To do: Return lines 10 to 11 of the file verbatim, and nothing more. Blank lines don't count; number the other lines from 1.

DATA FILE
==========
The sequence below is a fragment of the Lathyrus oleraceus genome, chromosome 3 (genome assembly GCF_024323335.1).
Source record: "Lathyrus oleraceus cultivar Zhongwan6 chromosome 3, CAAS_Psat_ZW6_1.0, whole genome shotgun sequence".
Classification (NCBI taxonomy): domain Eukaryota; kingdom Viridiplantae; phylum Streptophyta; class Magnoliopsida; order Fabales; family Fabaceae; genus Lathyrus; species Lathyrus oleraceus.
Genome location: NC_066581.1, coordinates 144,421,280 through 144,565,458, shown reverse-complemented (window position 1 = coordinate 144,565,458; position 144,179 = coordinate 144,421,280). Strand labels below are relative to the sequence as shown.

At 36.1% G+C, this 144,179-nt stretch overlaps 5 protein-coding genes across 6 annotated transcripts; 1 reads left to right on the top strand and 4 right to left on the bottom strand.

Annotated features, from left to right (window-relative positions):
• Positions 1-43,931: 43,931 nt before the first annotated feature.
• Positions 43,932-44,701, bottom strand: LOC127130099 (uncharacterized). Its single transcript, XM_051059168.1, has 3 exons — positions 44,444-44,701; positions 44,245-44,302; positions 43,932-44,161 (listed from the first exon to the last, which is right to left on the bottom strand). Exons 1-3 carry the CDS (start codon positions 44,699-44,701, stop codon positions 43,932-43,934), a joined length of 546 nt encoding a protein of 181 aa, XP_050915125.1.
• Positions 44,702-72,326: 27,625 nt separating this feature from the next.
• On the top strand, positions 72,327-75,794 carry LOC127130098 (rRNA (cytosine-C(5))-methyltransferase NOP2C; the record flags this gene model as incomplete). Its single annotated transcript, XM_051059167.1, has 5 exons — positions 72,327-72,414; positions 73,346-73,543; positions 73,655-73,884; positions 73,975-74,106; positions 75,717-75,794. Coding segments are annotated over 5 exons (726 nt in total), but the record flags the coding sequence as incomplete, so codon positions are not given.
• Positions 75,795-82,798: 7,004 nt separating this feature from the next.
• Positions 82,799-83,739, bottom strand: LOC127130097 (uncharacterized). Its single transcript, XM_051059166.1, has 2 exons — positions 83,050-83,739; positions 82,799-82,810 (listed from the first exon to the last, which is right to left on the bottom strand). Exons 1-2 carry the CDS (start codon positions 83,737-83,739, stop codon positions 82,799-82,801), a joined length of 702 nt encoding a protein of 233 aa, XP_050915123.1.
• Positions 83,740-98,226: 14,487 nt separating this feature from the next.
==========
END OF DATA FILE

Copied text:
• On the top strand, positions 72,327-75,794 carry LOC127130098 (rRNA (cytosine-C(5))-methyltransferase NOP2C; the record flags this gene model as incomplete). Its single annotated transcript, XM_051059167.1, has 5 exons — positions 72,327-72,414; positions 73,346-73,543; positions 73,655-73,884; positions 73,975-74,106; positions 75,717-75,794. Coding segments are annotated over 5 exons (726 nt in total), but the record flags the coding sequence as incomplete, so codon positions are not given.
• Positions 75,795-82,798: 7,004 nt separating this feature from the next.